Members of the three Abrahamic faiths gather at SU Catholic Center
By Tom Maguire | Associate editor
The peanut butter labels said Creamy. Supplying the crunch were the impending finals.
In the middle of the toughest two weeks on campus for studying, students from the three Abrahamic faith traditions nevertheless gathered Nov. 29 at the Syracuse University Catholic Center to dine together and to make 460 turkey or peanut butter and jelly sandwiches for charity.
“To have them here tonight to be able to help the poor, to me, is a great blessing, because I know how stressed they are,” said Father Gerry Waterman, OFM Conv., the Catholic chaplain for SU and the State University of New York College of Environmental Science and Forestry.
The dinner offered regular meat loaf but also halal meat loaf for the Muslim participants and eggplant parmigiana for the Jewish participants who are vegetarians. “If we want to invite them, we have to be sensitive,” Father Waterman said.
Attendees included Rabbi Leah Fein from SU Hillel and Amir Duric from the SU Muslim Students’ Association (MSA). All the chaplains of the university gather every Wednesday and talk about working collaboratively, Father Waterman said.
How did people from the different faith traditions get along at the dinner and sandwich-making event?
‘SUCH A GOOD SPIRIT’
“Everybody’s intermixed and talking, so I’d say pretty well,” Father Waterman said.
He “has such a good spirit of things,” said attendee Adrianna Calamita, a SUNY ESF junior from Rochester who is studying environmental education. She added that Father Waterman “wants people to be involved and that’s pretty great, especially in the age of being a college kid where this is a point where a lot of people either say yes to their faith or they say no.”
Of the interfaith dinner, she said, “This is really just a symbol of saying, Hey, we’re not going to discriminate, we’re all a family whether or not we believe this or this or practice this or that, we’re all one family, we all believe in something that’s important to us, and we all need to come together in a form of community and sharing with each other. Even though we have our differences, that doesn’t mean that we can discriminate.”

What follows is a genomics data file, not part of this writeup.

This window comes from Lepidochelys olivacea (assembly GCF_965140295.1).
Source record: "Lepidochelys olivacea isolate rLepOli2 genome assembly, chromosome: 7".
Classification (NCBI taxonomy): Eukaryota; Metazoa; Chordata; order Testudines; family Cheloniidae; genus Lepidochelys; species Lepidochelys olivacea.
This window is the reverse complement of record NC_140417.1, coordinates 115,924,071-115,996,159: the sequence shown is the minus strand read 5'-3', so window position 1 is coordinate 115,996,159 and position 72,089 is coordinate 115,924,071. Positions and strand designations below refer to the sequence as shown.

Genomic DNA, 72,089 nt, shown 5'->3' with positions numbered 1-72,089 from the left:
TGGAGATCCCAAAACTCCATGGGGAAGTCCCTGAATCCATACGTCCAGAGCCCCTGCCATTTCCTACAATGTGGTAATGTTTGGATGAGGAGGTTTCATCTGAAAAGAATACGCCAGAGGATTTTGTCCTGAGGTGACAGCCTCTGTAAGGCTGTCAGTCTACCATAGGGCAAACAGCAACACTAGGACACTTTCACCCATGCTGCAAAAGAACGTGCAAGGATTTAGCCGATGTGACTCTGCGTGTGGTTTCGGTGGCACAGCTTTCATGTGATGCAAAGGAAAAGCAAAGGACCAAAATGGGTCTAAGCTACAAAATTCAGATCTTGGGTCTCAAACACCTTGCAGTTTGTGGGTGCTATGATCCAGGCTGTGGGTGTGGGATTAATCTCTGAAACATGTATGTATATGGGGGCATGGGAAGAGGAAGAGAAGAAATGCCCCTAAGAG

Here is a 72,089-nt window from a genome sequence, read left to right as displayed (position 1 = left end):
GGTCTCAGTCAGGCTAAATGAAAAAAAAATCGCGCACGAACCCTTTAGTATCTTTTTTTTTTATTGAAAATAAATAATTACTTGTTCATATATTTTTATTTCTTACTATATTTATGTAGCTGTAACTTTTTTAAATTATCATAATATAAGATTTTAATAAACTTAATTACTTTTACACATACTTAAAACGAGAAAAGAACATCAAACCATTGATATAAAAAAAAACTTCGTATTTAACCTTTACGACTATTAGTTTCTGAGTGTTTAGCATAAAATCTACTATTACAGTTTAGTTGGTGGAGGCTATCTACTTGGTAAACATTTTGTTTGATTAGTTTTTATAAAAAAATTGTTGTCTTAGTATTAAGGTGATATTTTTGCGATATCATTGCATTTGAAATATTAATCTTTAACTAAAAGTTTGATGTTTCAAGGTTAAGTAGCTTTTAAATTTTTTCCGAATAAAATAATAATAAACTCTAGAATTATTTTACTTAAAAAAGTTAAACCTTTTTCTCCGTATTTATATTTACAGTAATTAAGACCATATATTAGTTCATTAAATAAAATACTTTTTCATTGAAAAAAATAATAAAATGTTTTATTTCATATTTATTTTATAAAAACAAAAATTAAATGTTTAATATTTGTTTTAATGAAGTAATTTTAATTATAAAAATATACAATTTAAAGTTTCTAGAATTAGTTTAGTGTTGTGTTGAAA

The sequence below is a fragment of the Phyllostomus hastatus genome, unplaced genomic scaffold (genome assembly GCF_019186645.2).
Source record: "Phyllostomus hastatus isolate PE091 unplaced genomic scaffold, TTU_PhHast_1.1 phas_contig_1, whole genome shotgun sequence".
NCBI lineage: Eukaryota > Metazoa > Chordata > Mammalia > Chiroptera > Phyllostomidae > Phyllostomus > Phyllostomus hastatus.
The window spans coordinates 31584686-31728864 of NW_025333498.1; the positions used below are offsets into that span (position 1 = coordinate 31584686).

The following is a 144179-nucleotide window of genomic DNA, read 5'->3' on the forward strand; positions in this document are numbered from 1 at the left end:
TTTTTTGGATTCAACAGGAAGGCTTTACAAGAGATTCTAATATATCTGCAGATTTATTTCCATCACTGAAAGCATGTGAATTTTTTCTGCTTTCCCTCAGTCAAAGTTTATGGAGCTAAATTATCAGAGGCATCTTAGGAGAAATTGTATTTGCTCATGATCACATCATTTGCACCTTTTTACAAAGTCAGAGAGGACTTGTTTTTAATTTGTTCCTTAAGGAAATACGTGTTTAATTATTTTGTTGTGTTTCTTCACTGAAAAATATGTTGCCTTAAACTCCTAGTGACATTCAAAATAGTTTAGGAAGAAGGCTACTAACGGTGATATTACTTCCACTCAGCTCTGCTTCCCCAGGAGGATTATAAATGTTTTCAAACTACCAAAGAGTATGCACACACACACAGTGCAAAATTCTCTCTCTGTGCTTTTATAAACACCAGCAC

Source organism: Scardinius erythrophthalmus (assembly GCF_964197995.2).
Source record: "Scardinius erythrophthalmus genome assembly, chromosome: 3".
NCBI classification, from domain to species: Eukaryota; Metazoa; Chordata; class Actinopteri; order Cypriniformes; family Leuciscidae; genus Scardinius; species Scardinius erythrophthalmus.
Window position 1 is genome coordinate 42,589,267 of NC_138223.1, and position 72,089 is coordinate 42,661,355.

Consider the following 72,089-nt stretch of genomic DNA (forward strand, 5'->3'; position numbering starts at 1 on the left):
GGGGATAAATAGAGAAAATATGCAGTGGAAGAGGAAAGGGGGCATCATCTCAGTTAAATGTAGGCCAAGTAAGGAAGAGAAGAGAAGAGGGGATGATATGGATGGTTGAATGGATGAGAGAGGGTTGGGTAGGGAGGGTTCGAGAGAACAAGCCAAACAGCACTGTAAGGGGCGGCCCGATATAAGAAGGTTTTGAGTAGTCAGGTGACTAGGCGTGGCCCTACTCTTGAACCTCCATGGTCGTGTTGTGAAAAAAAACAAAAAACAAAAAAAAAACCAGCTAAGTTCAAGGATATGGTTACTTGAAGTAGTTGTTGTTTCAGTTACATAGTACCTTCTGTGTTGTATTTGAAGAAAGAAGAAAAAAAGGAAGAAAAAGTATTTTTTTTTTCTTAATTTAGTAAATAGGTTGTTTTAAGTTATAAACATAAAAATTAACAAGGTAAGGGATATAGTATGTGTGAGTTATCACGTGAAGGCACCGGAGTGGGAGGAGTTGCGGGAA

A member of the Jewish faith in attendance was Emily Simens, an SU junior from Long Island. She is studying information management and technology with a concentration in information security. This summer she will be working as a cybersecurity engineer at Cisco Systems in North Carolina.
Simens has been involved with SU Hillel since her freshman year. She is Hillel International’s David Project intern this year. “What I do,” she said, “is build relationships with other cultural groups. So I’ll get coffee with the president from MSA. I went out to brunch with a board member of the Catholic Center. I’ll meet with different leaders in Greek life, different multicultural groups. And so this is all in the spirit of building relationships between all the different groups.”
IMPORTANT TO BE FRIENDS
She said Jewish people represent a small percentage of the world’s population. “We want to be inclusive and make allies with other people,” she said, “because you kind of need to do that. But I think interfaith and diversity work is really important on campus.” Overall, she said, “I would say our campus is pretty open-minded.”
She appreciates the efforts of the dean of SU’s Hendricks Chapel, the Rev. Brian E. Konkol, Ph.D. “The week he started his job,” she said, “he came to Hillel, he came to one of our board meetings, he went to all the different faiths.”
“It’s always important for us to actually be friends” with people from other faiths, said attendee Tahsin Tahmid, who graduated from SU in May but still supports the Muslim Students’ Association as much as he can.
Tahmid is originally from Bangladesh, a South Asian country. Then his family lived in New York City for six years before moving to Buffalo two years ago. He now lives in Syracuse and works as an electrical engineer.
Last year, Tahmid attended an interfaith night at which students watched the movie “The Sultan and the Saint.” “Beautiful movie,” he said.
“When I come to this event,” he said of sandwich-making night, “I can get to talk to them and get to know a little bit more about them in a way that actually enhances my faith also. … You can’t be ignorant right now.”
A BEAUTIFUL BONDING
It’s nice, he said, to see what the Jewish community thinks about Moses and what the Catholic community thinks about Jesus, “just to get their own perspective.”
“Whenever I went to a Catholic event or a Jewish event,” he added, “I never had any discomfort. I didn’t feel uncomfortable going there thinking that they will hate our religion.” The interfaith community is “doing tremendous good work and it’s really beautiful,” he said.
“All the chaplains of the Abrahamic religions — Catholic, Muslim, and Hillel communities — get along great,” said Jeremiah Deep, campus minister for the Catholic Center. “We have a real strong bond with them, and I think that trickles down to our students. They are very respectful of one another. … They practice a faith on a secular campus; that’s a huge thing that all these students have in common.”